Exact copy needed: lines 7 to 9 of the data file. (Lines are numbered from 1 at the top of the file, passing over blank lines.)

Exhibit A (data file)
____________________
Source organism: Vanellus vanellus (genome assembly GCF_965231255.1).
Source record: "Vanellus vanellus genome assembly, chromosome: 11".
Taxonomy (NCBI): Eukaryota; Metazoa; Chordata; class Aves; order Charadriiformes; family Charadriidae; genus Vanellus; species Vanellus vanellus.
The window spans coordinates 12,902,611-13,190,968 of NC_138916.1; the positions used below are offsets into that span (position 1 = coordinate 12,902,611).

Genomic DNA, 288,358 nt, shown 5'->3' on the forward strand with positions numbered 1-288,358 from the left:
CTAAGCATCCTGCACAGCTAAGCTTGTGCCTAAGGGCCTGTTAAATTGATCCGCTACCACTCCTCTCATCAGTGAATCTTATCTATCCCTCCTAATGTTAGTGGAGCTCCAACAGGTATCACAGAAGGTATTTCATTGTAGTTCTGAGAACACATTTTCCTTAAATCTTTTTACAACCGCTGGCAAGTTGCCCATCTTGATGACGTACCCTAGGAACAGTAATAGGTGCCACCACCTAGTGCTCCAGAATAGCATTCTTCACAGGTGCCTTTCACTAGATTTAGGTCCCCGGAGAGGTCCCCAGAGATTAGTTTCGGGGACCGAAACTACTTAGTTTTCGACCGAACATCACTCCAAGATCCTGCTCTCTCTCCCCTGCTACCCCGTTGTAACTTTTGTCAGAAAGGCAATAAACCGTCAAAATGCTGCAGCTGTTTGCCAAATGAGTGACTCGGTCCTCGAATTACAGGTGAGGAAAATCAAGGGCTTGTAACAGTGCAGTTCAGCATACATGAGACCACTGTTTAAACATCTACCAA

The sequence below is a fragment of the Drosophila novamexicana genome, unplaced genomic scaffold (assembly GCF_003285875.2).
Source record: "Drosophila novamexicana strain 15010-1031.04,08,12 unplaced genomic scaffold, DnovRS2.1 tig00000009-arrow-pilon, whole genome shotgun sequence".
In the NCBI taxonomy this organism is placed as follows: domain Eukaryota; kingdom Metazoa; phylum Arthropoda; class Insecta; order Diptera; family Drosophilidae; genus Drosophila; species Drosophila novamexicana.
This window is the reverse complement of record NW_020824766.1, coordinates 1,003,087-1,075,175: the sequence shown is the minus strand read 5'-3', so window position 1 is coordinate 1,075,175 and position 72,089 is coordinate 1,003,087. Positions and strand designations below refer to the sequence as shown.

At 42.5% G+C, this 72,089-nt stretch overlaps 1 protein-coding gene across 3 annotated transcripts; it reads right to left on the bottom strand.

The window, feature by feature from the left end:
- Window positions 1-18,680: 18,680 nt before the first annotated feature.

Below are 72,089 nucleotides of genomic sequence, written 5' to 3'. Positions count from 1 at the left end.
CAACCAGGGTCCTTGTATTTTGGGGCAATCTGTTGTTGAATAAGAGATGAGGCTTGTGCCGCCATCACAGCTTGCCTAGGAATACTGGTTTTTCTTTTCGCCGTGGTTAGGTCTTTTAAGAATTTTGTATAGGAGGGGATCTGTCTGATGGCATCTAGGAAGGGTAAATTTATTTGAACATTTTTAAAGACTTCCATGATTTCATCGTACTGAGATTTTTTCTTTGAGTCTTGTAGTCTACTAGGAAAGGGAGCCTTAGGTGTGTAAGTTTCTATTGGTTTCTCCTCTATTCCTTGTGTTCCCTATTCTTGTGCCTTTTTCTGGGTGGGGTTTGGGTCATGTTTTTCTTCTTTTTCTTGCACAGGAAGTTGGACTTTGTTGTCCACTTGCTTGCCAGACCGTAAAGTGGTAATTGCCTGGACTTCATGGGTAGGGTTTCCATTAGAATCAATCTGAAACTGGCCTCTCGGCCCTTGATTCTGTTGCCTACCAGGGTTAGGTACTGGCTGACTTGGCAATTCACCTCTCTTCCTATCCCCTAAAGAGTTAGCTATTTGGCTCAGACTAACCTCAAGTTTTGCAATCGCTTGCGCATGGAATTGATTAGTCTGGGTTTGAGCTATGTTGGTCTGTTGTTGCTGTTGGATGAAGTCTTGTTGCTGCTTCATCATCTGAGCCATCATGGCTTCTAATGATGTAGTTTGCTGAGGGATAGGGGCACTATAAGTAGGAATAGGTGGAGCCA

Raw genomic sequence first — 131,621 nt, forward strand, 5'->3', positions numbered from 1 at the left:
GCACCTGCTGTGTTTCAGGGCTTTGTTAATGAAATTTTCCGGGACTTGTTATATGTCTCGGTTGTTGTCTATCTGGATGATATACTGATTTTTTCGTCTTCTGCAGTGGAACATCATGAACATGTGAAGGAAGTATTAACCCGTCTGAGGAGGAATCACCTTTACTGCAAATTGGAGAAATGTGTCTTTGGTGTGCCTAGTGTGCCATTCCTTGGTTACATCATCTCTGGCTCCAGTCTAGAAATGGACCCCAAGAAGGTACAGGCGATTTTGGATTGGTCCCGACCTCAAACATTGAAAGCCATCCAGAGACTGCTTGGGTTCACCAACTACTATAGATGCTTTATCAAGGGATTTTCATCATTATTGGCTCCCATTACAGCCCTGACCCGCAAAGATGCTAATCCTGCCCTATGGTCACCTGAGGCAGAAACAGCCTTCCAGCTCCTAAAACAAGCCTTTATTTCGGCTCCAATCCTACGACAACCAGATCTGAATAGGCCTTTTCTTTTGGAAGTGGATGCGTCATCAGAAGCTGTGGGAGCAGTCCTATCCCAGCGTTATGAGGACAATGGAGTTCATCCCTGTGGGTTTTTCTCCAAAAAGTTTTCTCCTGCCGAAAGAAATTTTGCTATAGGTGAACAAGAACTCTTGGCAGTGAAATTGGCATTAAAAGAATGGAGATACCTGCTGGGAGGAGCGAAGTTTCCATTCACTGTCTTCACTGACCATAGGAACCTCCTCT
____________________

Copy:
The sequence below is a fragment of the Drosophila novamexicana genome, unplaced genomic scaffold (assembly GCF_003285875.2).
Source record: "Drosophila novamexicana strain 15010-1031.04,08,12 unplaced genomic scaffold, DnovRS2.1 tig00000009-arrow-pilon, whole genome shotgun sequence".
In the NCBI taxonomy this organism is placed as follows: domain Eukaryota; kingdom Metazoa; phylum Arthropoda; class Insecta; order Diptera; family Drosophilidae; genus Drosophila; species Drosophila novamexicana.